Ian Sansom

  • Garbage by A.R. Ammons
    Norton, 121 pp, £7.50, February 1995, ISBN 0 393 31203 8
  • Tape for the Turn of the Year by A.R. Ammons
    Norton, 205 pp, £8.95, February 1995, ISBN 0 393 31204 6
  • Red Sauce, Whiskey and Snow by August Kleinzahler
    Faber, 93 pp, £6.99, April 1995, ISBN 0 571 17431 0
  • The Unemployed Fortune-Teller: Essays and Memoirs by Charles Simic
    Michigan, 127 pp, £30.00, January 1996, ISBN 0 472 06569 6
  • Frightening Toys by Charles Simic
    Faber, 101 pp, £6.99, April 1995, ISBN 0 571 17399 3
  • The Ghost of Eden by Chase Twichell
    Faber, 78 pp, £6.99, April 1995, ISBN 0 571 17434 5

In a power-rhyming slap-happy parody of Thirties doom-mongering published in 1938 William Empson famously had ‘Just a Smack at Auden’:

What was said by Marx, boys, what did he perpend?
No good being sparks, boys, waiting for the end.
Treason of the clerks, boys, curtains that descend,
Lights becoming darks, boys, waiting for the end.

By contrast, in a lecture on ‘Rhythm and Imagery in English Poetry’ to the British Society of Aesthetics in 1961, Empson gave William Carlos Williams and his reviewers an exasperated wallop:

The most unexpected American critics will be found speaking of him with tender reverence; they feel he is a kind of saint. He has renounced all the pleasures of the English language, so that he is completely American; and he only says the dullest things, so he has won the terrible fight to become completely democratic as well. I think that, if they are such gluttons for punishment as all that, they are past help.

It may in fact have been Empson who by 1961 was past help – at only 55 he was already describing himself as an ‘old buffer’– for he was clearly unable to pick up the subtleties of intonation in Williams’s drawl in the way that he had instinctively been able to tune in to the rhythms of Auden’s Oxford patter. Empson’s is a classic English misreading and misunderstanding of American poetry, caused largely by lack of proximity but also by a wilful refusal to hear. ‘I suspect,’ Emerson wrote, ‘that there is in an Englishman’s brain a valve that can be closed at pleasure, as an engineer shuts off steam.’

The closing of the valve, the deliberate shutting off of steam, is one of the things that helps regulate English poetry, producing its iambic highs and lows, its mood-swings and its syncopations. In American poetry there is often no such clear cut-off, no shut-up or shut-down; the language seems to be on automatic, which can be disconcerting: ‘the English often feel,’ as Empson put it, ‘that some Americans quack on with a terrible monotony and no pause for the opposite number to get in a word.’ A.R. Ammons’s poetry is a case in point: his massive oeuvre amounts to a kind of giant bulk bin fed by his extraordinary brush-equipped pick-up belt of a brain, which has managed to load and deliver material at a speed of about one collection every two years for forty years, yet it is an achievement which remains either politely ignored or quietly sniggered at in England. His titling his latest book Garbage probably won’t help, but then his verse has always been something of a dumping ground for Platonic, Romantic and Emersonian notions of effluence, confluence and the common harmony of the created order. As he put it in Sphere: The Form of a Motion (1974),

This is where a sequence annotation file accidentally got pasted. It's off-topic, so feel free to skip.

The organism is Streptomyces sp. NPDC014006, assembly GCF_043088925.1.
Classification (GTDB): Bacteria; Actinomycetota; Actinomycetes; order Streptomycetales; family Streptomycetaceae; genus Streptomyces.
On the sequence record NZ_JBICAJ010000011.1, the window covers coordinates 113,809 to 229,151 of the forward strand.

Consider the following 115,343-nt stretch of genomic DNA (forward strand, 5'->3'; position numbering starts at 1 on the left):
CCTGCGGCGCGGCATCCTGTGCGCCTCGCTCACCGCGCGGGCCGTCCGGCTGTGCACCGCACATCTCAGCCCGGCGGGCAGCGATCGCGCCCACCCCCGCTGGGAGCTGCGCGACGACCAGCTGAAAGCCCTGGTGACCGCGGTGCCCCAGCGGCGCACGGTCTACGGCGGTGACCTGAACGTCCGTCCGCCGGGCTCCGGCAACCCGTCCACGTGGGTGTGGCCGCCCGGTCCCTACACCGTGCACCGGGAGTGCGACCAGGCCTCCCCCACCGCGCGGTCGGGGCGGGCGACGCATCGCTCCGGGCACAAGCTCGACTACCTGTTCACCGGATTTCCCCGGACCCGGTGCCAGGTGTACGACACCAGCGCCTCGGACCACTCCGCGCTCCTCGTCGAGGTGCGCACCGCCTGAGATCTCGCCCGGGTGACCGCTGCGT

under all life, fly and

dandelion, protozoan, bushamster, and ladybird, tendon
and tendrel (excluding protocelluar organelles) is the same
cell ...

Indeed, Ammons’s theory of poetic form, as set out in Hibernaculum, amounts to a kind of trashcan theory:

much have I studied, trashcanology, cheesespreadology,
laboratorydoorology, and become much enlightened and
dismayed: have, sad to some, come to care as much for

a fluted trashcan as a fluted Roman column: flutes are
flutes and the matter is a mere substance design takes
its shape in ...

According to William Rathje and Cullen Murphy, garbage archaeologists with the University of Arizona’s Garbage Project, garbage ‘refers technically to “wet” discards – food remains, yard waste, and offal’, while trash refers to the ‘dry’ stuff – ‘newspapers, boxes, cans, and so on’. Refuse, however, covers both, and rubbish ‘refers to all refuse plus construction and demolition debris’. It is worth bearing such distinctions in mind, for Ammons’s Garbage is most certainly not rubbish; it is something far more wet and slippery. Ammons states that

garbage has to be the poem of our time because
garbage is spiritual, believable enough
to get our attention, getting in the way, piling
up, stinking ...

Garbage for Ammons, in other words, is nothing so simple as evidence of mere over-consumption: it is a kind of sacrament, an outward and visible sign of certain inward and spiritual truths – in fact, another illustration of the truths and graces of the Emersonian version of Neoplatonism that he has been espousing since his first collection Ommateum (1955) and which found its most profound expression in Corson’s Inlet (1965). Ammons’s is a philosophy in which, as he puts it in Garbage, ‘all is one, one all’; it finds a natural expression in paradox – ‘we’re trash, plenty wondrous’ – and often comes close to sliding into determinism:

oh well: argument is like dining:
mess with a nice dinner long enough, it’s garbage.

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